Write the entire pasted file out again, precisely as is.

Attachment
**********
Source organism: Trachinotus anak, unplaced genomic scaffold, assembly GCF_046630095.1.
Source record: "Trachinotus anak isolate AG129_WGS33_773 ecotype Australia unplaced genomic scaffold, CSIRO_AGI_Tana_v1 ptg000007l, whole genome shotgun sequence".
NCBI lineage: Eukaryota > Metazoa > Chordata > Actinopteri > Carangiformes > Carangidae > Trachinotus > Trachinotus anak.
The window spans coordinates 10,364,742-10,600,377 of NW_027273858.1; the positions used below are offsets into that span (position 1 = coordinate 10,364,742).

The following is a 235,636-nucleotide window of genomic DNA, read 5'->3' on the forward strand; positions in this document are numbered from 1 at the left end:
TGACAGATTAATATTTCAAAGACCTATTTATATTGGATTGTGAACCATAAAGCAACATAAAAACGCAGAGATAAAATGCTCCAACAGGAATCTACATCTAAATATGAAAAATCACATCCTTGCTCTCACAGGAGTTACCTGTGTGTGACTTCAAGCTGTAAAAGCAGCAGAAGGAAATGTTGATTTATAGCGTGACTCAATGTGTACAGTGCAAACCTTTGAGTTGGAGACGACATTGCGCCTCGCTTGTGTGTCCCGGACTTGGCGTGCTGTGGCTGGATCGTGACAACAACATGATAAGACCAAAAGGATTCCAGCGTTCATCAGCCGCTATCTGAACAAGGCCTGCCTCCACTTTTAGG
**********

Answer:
Source organism: Trachinotus anak, unplaced genomic scaffold, assembly GCF_046630095.1.
Source record: "Trachinotus anak isolate AG129_WGS33_773 ecotype Australia unplaced genomic scaffold, CSIRO_AGI_Tana_v1 ptg000007l, whole genome shotgun sequence".
NCBI lineage: Eukaryota > Metazoa > Chordata > Actinopteri > Carangiformes > Carangidae > Trachinotus > Trachinotus anak.
The window spans coordinates 10,364,742-10,600,377 of NW_027273858.1; the positions used below are offsets into that span (position 1 = coordinate 10,364,742).

The following is a 235,636-nucleotide window of genomic DNA, read 5'->3' on the forward strand; positions in this document are numbered from 1 at the left end:
TGACAGATTAATATTTCAAAGACCTATTTATATTGGATTGTGAACCATAAAGCAACATAAAAACGCAGAGATAAAATGCTCCAACAGGAATCTACATCTAAATATGAAAAATCACATCCTTGCTCTCACAGGAGTTACCTGTGTGTGACTTCAAGCTGTAAAAGCAGCAGAAGGAAATGTTGATTTATAGCGTGACTCAATGTGTACAGTGCAAACCTTTGAGTTGGAGACGACATTGCGCCTCGCTTGTGTGTCCCGGACTTGGCGTGCTGTGGCTGGATCGTGACAACAACATGATAAGACCAAAAGGATTCCAGCGTTCATCAGCCGCTATCTGAACAAGGCCTGCCTCCACTTTTAGG